| WMU News
KALAMAZOO, Mich.—After serving for 10 transformative years and awarding some 50,000 academic degrees to students, Western Michigan University President John M. Dunn plans to retire, effective June 30, 2017.
Dunn, who is WMU's eighth president, announced his retirement in a message to the University community Aug 1. In the message, he described plans for a coming year full of work still to be completed, and he noted he was announcing his retirement date now, only to "ensure that the trustees, in consultation with the University community, have adequate time to conduct a national search for the person who will become the ninth president of WMU."
Dunn's current contract extends through June 30, and he has accepted a request from the WMU Board of Trustees to serve in the capacity of president emeritus for the year following his tenure as president. That agreement was built into his most recent contract extension.
"I will undertake assignments, as determined by the trustees and the president-designate," Dunn wrote." My intent is to be helpful, but not intrusive, in the leadership and direction of the new president."
Board of Trustees Chair Kenneth Miller followed Dunn's message with one of his own, praising Dunn's accomplishments and outlining the board's next steps in the process of identifying the next WMU president. Miller, who led the search that brought Dunn to WMU in 2007, noted the level of accomplishment during Dunn's tenure.
"In just nine short years, President Dunn's record of accomplishment and the transformation he has led on campus and in the community have been remarkable," Miller said. "We are, today, a markedly different and stronger University than we were in 2007."
The launch of the WMU Homer Stryker M.D. School of Medicine, an affiliation that created the WMU Cooley Law School, a focus on sustainability and the establishment of programs for veterans and former foster care youth that became national models are among the initiatives most often cited in describing the Dunn presidency.
In addition, nearly $500 million in construction projects, fundraising success, growth in international representation on campus and a dramatic increase in WMU's honor student population changed the campus environment.
Miller said a Presidential Search Advisory Committee will begin work immediately and will be led by Trustee William D. Johnston as chair, and Trustee James Bolger as vice chair. Trustee Mary Asmonga-Knapp also will serve as a committee member. The process, Miller noted, will be one that includes broad representation of the faculty, staff, students and alumni as well as community members.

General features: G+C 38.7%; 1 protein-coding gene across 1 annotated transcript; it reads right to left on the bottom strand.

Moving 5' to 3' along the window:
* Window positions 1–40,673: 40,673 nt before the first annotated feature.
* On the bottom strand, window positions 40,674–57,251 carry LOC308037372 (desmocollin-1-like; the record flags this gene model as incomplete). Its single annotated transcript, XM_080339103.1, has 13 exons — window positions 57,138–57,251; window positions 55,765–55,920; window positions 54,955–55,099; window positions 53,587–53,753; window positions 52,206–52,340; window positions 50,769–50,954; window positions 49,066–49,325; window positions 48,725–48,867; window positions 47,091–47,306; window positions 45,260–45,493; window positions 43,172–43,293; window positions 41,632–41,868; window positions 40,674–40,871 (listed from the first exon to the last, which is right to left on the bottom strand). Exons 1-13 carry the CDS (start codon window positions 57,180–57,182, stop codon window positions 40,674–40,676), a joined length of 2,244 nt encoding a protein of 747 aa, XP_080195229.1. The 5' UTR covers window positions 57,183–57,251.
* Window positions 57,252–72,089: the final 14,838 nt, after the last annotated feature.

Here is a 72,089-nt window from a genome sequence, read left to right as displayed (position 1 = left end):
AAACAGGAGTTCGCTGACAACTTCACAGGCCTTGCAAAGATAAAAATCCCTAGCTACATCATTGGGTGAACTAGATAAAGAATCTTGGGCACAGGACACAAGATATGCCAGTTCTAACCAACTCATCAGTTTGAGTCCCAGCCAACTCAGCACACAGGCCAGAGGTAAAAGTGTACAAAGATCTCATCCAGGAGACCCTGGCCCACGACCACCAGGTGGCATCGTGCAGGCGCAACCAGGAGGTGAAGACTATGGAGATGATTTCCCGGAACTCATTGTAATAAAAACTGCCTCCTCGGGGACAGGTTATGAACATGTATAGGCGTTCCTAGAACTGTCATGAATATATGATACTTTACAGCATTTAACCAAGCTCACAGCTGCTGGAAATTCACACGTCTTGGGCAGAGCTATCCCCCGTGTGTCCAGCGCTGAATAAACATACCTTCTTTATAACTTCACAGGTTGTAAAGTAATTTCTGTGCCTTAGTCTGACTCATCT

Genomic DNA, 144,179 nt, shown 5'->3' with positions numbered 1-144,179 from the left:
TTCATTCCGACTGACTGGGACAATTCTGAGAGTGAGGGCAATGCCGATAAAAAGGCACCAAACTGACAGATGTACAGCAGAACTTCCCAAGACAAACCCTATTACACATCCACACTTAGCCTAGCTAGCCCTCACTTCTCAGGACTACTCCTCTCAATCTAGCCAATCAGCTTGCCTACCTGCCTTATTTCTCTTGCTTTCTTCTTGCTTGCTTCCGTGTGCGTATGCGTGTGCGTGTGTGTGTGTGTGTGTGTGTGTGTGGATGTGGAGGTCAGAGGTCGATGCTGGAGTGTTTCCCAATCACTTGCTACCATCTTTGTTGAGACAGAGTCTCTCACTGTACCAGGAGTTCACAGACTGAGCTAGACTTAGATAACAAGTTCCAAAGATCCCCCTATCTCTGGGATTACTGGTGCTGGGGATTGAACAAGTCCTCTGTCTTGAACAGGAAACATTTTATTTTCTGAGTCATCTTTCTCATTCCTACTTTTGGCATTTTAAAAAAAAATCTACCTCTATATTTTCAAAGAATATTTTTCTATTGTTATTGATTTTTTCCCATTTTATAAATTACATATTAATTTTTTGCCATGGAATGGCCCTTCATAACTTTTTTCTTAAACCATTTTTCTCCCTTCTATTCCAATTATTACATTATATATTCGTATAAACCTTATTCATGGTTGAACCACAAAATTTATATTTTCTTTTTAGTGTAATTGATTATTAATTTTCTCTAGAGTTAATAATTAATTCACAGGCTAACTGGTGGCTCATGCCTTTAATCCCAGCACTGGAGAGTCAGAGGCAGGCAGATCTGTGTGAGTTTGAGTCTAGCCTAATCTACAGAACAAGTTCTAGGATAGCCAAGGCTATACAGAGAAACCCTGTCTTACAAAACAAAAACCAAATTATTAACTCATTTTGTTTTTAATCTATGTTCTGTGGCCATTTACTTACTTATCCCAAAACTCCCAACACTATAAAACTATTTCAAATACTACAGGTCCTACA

John M. Dunn
Dunn took office as WMU's president on July 1, 2007. He came to the University from Southern Illinois University, Carbondale, where he had been serving as provost, vice chancellor and then interim chancellor. Previously, Dunn was dean of the University of Utah's College of Health from 1995 to 2002. Before that, he was at Oregon State University for 20 years, last serving as associate provost.
As an academic, Dunn is internationally known for his research and writing about the long-term health of people with disabilities. His work includes more than 50 professional papers and book chapters.
Since moving to Michigan, Dunn has been actively engaged with state and community efforts that focus on quality-of-life issues and enhancing economic development. He is a member of the boards of First National Bank, Southwest Michigan First and the WMU Foundation as well as the governing board of the W.E.Upjohn Institute.
He also is in his second term as chair of the Mid-American Conference President's Council and is in his final year as a board member of ACE—the American Council on Education.
Since his arrival in Kalamazoo, Dunn and his wife, Linda, have been unabashed fans of West Michigan and the Kalamazoo community. In his message to the campus Dunn pledged his continuing commitment to the University.
"This has been an incredible time in the lives of Linda and John Dunn, and we will always be thankful for the opportunity to be part of Western Michigan University, the Kalamazoo community and the region," wrote Dunn, who will be nearly 72 when he retires. " I hope it is clear to all that my respect and affection for this University will be sustained forever, and that I fully intend to be a supportive and helpful Bronco for the remainder of my life."